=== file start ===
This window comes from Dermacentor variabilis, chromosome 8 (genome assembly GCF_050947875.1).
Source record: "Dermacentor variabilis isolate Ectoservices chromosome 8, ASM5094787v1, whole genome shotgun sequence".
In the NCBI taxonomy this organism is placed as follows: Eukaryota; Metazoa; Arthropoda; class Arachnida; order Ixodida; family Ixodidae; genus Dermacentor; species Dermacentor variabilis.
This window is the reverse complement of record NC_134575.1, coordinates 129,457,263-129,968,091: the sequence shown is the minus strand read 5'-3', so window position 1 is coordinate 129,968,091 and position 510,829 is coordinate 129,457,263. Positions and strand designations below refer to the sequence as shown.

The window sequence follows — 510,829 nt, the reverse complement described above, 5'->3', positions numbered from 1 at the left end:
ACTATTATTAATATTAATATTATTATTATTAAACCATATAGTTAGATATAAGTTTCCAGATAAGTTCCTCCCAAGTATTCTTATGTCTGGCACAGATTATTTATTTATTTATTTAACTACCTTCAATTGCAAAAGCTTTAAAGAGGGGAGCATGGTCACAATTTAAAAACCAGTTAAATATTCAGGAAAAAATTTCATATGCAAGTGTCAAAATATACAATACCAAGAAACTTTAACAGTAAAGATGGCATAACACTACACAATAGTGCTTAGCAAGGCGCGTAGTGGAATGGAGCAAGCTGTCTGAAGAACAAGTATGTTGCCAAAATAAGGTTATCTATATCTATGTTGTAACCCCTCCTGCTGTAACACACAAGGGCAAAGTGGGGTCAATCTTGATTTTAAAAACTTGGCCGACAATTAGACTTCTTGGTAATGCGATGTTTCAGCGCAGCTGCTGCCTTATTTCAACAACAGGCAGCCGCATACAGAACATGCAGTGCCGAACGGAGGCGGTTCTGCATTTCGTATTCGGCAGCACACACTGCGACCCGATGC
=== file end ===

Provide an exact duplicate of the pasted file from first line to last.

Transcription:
This window comes from Dermacentor variabilis, chromosome 8 (genome assembly GCF_050947875.1).
Source record: "Dermacentor variabilis isolate Ectoservices chromosome 8, ASM5094787v1, whole genome shotgun sequence".
In the NCBI taxonomy this organism is placed as follows: Eukaryota; Metazoa; Arthropoda; class Arachnida; order Ixodida; family Ixodidae; genus Dermacentor; species Dermacentor variabilis.
This window is the reverse complement of record NC_134575.1, coordinates 129,457,263-129,968,091: the sequence shown is the minus strand read 5'-3', so window position 1 is coordinate 129,968,091 and position 510,829 is coordinate 129,457,263. Positions and strand designations below refer to the sequence as shown.

The window sequence follows — 510,829 nt, the reverse complement described above, 5'->3', positions numbered from 1 at the left end:
ACTATTATTAATATTAATATTATTATTATTAAACCATATAGTTAGATATAAGTTTCCAGATAAGTTCCTCCCAAGTATTCTTATGTCTGGCACAGATTATTTATTTATTTATTTAACTACCTTCAATTGCAAAAGCTTTAAAGAGGGGAGCATGGTCACAATTTAAAAACCAGTTAAATATTCAGGAAAAAATTTCATATGCAAGTGTCAAAATATACAATACCAAGAAACTTTAACAGTAAAGATGGCATAACACTACACAATAGTGCTTAGCAAGGCGCGTAGTGGAATGGAGCAAGCTGTCTGAAGAACAAGTATGTTGCCAAAATAAGGTTATCTATATCTATGTTGTAACCCCTCCTGCTGTAACACACAAGGGCAAAGTGGGGTCAATCTTGATTTTAAAAACTTGGCCGACAATTAGACTTCTTGGTAATGCGATGTTTCAGCGCAGCTGCTGCCTTATTTCAACAACAGGCAGCCGCATACAGAACATGCAGTGCCGAACGGAGGCGGTTCTGCATTTCGTATTCGGCAGCACACACTGCGACCCGATGC